Max Keiser, a gonzo financial commentator for RT, is known for combining the high-flying drama he learned at NYU acting school with knowledge of trading, currency, and markets he began earning as stock broker on Wall Street in the 1980s.
He has gained a reputation amongst proponents of Austrian economic theory and libertarianism as a delightfully madcap voice in the fight against what he calls the “Casino Gulag” of “global bankster occupation,” hyperbolically suggesting to “hang the bankers” in many episodes of his RT show The Keiser Report, co-hosted by his wife, Stacy Herbert.
Combining screaming anti-establishment rants with pointed financial analysis, and featuring guests like Peter Schiff, Gerald Celente, and Reggie Middleton, his show takes libertarian-leaning analysis and combines it with over-the-top presentation that makes TV analyst Jim Kramer’s Mad Money look like an introvert’s tea party. Unlike scores of celebrities (and others) who vowed to leave the US if Trump won the election, Keiser vowed to return if Trump won, after years living overseas in self-imposed exile. Kesier made good on his promise, returning to the US and announcing that he’s considering an entirely new venture: a 2018 run for a congressional seat in North Carolina’s 6th district.
In the new era of Trumpist populism, a congressional victory for straight-talking, irreverent, establishment-bashing Keiser seems appallingly possible. And given his flair for theater and brutal, off-the-cuff honesty, would probably turn out to be just as unique a campaign as that of our new president.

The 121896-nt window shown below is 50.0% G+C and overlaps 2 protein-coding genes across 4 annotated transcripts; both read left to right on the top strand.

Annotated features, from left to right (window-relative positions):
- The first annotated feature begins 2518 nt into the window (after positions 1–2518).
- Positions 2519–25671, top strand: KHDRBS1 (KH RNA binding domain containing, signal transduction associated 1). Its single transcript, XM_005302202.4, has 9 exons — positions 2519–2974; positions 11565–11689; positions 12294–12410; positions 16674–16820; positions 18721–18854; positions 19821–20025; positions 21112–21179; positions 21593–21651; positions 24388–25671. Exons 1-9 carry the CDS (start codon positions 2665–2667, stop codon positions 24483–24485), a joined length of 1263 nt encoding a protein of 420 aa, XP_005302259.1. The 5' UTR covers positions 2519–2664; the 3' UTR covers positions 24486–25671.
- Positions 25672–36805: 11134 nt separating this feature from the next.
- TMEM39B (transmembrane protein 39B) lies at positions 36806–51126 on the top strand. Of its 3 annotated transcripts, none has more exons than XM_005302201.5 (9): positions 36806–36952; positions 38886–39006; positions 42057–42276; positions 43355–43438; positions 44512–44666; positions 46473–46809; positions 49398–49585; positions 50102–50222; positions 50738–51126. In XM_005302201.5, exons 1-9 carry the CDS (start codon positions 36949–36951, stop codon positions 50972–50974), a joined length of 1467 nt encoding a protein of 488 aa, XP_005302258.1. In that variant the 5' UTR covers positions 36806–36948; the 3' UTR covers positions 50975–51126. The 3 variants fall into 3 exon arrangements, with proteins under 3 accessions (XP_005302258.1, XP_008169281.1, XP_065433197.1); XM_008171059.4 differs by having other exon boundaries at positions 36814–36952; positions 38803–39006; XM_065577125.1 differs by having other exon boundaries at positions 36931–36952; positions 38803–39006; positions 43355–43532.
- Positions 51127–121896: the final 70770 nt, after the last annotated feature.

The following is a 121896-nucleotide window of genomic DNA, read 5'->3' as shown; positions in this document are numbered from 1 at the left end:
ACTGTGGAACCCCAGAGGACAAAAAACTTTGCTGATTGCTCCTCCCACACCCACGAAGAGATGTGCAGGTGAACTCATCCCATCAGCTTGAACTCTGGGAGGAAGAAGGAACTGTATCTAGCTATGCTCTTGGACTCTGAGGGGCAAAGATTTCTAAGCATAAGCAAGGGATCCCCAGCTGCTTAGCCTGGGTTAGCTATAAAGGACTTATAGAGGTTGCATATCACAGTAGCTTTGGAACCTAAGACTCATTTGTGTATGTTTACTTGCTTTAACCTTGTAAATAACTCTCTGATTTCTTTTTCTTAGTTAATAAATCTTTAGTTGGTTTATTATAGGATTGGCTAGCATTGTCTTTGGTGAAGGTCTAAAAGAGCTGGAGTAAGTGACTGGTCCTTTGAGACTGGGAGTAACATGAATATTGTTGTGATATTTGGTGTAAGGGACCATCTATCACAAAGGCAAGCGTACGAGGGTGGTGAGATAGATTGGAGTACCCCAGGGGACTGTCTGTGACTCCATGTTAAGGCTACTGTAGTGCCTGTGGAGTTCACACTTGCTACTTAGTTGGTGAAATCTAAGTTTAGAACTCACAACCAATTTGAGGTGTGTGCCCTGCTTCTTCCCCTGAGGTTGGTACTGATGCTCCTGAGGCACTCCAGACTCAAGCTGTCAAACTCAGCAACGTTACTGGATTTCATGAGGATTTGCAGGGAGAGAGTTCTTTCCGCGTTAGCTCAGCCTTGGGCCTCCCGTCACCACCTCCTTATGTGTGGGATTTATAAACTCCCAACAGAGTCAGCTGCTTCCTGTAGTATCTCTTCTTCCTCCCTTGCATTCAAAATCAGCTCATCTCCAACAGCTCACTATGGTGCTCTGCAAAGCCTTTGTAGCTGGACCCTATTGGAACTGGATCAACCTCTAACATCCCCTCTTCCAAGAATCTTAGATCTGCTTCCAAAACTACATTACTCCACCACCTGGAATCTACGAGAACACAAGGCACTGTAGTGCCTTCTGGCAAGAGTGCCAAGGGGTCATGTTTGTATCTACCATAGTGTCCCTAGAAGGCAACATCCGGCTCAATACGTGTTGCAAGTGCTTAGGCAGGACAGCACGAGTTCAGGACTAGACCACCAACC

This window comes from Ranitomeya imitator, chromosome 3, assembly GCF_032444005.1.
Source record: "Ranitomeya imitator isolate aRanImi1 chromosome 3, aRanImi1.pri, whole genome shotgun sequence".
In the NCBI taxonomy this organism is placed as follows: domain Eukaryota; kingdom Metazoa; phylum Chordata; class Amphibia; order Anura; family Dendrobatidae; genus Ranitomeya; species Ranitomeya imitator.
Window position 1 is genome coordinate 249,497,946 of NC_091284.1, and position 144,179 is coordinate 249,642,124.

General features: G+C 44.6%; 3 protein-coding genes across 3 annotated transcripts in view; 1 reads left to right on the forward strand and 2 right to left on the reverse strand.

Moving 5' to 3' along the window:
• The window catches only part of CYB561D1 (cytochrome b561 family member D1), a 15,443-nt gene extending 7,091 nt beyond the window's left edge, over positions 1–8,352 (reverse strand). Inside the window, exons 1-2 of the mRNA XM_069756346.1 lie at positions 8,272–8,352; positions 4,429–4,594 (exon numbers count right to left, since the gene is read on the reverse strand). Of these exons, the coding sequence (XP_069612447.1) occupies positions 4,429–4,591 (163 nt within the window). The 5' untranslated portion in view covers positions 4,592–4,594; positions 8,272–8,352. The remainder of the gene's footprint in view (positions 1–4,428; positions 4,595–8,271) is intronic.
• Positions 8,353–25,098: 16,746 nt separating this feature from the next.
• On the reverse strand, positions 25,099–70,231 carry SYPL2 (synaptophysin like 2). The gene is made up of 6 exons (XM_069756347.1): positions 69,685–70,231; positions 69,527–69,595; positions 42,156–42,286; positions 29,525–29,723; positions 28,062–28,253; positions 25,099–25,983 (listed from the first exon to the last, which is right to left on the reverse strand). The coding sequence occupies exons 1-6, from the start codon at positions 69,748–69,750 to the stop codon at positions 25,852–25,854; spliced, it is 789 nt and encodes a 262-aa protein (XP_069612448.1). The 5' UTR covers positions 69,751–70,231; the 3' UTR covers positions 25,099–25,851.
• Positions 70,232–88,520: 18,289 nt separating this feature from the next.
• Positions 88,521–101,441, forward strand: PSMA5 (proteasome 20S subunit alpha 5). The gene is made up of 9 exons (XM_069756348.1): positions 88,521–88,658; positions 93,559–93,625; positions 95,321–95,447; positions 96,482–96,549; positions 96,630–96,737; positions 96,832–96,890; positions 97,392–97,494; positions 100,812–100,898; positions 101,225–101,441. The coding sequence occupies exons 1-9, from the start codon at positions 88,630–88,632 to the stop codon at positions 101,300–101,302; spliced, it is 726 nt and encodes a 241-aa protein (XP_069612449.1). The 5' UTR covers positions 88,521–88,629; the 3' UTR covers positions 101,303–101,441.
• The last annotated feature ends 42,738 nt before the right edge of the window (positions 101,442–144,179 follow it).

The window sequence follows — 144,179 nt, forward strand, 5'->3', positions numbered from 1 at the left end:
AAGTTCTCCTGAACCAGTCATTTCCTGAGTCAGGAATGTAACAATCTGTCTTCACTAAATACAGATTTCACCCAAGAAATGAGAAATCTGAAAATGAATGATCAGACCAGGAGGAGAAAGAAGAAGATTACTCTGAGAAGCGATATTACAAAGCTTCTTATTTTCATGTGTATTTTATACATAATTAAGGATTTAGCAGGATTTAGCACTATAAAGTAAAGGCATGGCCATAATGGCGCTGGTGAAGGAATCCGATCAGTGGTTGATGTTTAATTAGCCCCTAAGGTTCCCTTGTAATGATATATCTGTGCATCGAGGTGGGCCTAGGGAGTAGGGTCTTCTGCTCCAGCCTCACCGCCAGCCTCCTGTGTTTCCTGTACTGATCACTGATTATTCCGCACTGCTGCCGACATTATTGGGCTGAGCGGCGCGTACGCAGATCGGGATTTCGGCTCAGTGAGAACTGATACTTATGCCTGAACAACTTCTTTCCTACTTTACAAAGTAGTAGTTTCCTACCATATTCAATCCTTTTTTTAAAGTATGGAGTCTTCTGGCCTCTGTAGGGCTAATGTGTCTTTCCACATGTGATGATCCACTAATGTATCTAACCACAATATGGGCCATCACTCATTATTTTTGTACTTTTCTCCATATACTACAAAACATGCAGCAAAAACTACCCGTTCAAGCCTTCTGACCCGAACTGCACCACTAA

Keiser has promised an official announcement in March, and given the protection consistently extended to criminal banking establishments and the individuals managing them, would be a welcome addition to the candidate pool. An advocate for gold and silver as financial weapons against criminal megabanks, abolishing fiat currencies, reducing centralization in financial systems, and holding bankers accountable would be a positive force in a world dependent on brazenly criminal institutions for economic management. While I don’t agree personally with capital punishment, I suspect (perhaps wrongly) that Keiser’s call to hang bankers is theatric hyperbole, though even if it isn’t, our justice system would hopefully allow no such thing without a fair trial.
Either way, I think Keiser in Congress would be a brilliant rebuke to an inherently corrupt, cronyist system, and represent a sea change in populist politics for which Trumpism only represents the beginning. We’ll find out in March, from his promised official announcement, if he plans on going all the way.